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MailTribune.com
  • May 20, 1913

  • PORTLAND — Frank W. Harris, formerly a druggist in Rogue River, is under two indictments by the federal grand jury today, one of which charges him with concealing assets after he had gone into bankruptcy, and the other charging him with swearing falsely that all his assets were turned over to the trustee.
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  • PORTLAND — Frank W. Harris, formerly a druggist in Rogue River, is under two indictments by the federal grand jury today, one of which charges him with concealing assets after he had gone into bankruptcy, and the other charging him with swearing falsely that all his assets were turned over to the trustee.
    The assets alleged to have been concealed consist of drugs and a phonograph with several hundred records.
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    The tribulations of Henry Lerch and his wife were aired in Justice Taylor's court this morning when Mrs. Lerch was placed on trial on a charge of having threatened to kill Mr. Lerch by shooting him with a revolver.
    According to the testimony of Lerch, his wife arose Sunday morning (May 18, 1913) with a grouch that would have done credit to a prize fighter during the drying-out process of a training campaign, and without the aid of a referee, timekeeper or seconds, proceeded to trim Lerch with a mop handle.
    Mr. Lerch avers that he thereupon stood not on the order of his going, but retired under a shower of stove wood and violent expletive, also the threat that he would be shot if he returned. Lerch charges that his wife is a two-handed gun fighter and has two revolvers at her disposal and stated with deep conviction that he has not been home since Sunday.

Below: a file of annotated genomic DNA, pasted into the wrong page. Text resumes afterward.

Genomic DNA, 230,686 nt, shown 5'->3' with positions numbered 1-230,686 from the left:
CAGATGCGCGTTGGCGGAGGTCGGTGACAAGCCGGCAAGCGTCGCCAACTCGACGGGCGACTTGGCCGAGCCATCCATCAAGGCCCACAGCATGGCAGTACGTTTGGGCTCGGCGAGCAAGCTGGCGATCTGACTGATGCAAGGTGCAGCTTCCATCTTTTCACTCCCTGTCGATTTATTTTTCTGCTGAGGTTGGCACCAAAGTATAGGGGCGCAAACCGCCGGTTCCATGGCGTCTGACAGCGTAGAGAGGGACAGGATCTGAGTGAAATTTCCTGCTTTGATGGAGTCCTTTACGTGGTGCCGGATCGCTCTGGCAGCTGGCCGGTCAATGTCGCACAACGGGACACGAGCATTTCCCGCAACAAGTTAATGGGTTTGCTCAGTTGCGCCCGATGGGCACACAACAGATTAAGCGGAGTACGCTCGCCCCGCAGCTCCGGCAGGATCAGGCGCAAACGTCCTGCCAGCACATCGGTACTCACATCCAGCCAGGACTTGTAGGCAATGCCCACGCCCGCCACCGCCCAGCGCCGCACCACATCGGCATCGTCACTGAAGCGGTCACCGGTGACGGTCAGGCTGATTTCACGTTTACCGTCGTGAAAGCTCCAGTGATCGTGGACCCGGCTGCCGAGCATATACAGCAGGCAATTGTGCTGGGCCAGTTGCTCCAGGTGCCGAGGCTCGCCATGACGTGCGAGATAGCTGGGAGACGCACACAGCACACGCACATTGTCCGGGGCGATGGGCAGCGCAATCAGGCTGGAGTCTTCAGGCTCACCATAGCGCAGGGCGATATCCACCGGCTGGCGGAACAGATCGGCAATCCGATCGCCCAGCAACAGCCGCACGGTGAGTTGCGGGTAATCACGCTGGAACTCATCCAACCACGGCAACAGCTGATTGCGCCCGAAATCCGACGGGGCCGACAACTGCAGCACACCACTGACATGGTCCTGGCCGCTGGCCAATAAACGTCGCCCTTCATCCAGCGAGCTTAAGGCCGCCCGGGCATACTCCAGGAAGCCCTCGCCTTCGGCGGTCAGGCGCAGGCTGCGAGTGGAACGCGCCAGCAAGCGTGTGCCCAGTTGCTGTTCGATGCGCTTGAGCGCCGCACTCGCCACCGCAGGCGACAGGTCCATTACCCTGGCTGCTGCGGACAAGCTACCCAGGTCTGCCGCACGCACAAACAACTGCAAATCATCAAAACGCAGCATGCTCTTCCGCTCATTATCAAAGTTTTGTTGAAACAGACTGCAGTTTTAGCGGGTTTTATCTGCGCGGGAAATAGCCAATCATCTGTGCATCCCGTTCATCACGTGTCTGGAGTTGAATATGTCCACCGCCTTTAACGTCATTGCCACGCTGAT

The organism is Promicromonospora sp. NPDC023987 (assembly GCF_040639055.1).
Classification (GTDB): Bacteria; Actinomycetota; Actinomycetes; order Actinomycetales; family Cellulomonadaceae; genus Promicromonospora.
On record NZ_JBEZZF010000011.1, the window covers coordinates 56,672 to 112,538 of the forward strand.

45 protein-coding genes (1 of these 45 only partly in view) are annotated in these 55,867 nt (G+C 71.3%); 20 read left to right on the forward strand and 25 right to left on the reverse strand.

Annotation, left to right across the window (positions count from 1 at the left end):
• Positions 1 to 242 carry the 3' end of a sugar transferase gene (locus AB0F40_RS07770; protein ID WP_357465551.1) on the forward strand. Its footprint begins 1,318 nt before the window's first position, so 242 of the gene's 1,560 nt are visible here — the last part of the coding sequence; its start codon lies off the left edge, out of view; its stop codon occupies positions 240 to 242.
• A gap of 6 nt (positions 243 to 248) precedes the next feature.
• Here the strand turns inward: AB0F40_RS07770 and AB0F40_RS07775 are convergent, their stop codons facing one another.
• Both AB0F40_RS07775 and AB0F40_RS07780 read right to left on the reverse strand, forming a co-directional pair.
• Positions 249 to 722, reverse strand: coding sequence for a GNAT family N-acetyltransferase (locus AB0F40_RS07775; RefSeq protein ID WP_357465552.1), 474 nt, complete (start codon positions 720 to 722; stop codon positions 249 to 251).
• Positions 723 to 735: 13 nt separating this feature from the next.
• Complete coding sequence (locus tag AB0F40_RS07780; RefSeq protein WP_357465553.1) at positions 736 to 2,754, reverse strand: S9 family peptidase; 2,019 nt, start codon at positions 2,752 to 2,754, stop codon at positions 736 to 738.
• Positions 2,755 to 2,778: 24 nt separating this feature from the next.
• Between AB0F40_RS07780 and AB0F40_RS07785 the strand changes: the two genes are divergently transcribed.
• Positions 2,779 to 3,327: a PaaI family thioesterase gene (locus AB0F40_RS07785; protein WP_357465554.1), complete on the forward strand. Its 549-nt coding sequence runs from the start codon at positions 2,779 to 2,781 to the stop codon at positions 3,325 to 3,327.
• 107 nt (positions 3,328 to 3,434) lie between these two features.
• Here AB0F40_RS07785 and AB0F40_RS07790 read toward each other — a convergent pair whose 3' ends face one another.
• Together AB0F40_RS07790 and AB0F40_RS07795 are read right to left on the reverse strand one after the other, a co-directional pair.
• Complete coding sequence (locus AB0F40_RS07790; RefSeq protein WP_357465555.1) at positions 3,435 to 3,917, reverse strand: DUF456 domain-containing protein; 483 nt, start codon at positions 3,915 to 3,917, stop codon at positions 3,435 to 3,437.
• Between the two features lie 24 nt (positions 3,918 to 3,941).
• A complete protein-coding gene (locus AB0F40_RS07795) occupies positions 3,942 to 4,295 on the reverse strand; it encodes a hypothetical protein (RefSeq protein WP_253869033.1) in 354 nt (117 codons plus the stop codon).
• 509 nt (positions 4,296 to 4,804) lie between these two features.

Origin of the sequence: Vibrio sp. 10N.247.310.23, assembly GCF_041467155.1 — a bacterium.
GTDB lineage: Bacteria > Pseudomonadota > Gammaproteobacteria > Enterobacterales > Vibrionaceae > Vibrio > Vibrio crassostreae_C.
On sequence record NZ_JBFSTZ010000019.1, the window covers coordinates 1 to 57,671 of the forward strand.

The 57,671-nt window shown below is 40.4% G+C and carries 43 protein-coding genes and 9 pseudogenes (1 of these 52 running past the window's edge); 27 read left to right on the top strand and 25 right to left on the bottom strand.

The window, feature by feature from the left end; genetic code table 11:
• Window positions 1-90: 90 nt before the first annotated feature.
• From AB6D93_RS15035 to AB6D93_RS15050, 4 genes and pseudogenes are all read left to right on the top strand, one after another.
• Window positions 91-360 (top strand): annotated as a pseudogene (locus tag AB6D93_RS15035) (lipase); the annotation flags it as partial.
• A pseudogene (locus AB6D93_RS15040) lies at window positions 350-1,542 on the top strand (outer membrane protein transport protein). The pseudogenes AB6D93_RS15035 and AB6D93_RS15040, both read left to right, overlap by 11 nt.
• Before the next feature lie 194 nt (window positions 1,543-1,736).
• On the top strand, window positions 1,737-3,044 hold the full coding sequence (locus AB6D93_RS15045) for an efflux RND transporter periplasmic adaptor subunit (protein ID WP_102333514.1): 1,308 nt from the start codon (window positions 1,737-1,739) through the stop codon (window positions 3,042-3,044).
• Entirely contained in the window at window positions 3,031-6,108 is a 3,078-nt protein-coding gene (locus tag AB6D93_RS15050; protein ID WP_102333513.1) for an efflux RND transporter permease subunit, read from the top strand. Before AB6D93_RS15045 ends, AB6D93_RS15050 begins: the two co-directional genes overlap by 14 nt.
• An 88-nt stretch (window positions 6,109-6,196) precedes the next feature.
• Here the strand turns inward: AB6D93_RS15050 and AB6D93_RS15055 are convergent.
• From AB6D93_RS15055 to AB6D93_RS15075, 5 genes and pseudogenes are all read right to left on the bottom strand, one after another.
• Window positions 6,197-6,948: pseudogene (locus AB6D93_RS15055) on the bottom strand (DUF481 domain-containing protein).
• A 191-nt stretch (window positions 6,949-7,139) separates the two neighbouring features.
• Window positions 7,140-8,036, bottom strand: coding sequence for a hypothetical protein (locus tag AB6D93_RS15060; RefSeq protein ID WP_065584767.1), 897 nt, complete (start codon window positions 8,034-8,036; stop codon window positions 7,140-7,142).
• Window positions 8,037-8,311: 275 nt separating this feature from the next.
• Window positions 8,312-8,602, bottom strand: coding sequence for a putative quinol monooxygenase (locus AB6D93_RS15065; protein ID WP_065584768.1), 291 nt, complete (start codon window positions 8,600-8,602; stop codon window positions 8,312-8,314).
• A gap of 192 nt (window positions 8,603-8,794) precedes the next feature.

The other witnesses testified that they had visited the Lerch home Sunday afternoon and that Mrs. Lerch had threatened to shoot Lerch if he attempted to return to the home.
    Mrs. Lerch in defense denied the threats and the assault, and charged her with gross cruelty and abuse; however, on cross examination by the district attorney she admitted she was a fair, single-handed scrapper and quite capable of taking her own part when the occasion demanded. She put Lerch and the other witness in Mr. Roosevelt's ananias club in a most emphatic manner.
    At the conclusion of the trial Justice Taylor bound her over to keep peace, the amount of the bond to be fixed at a later date.
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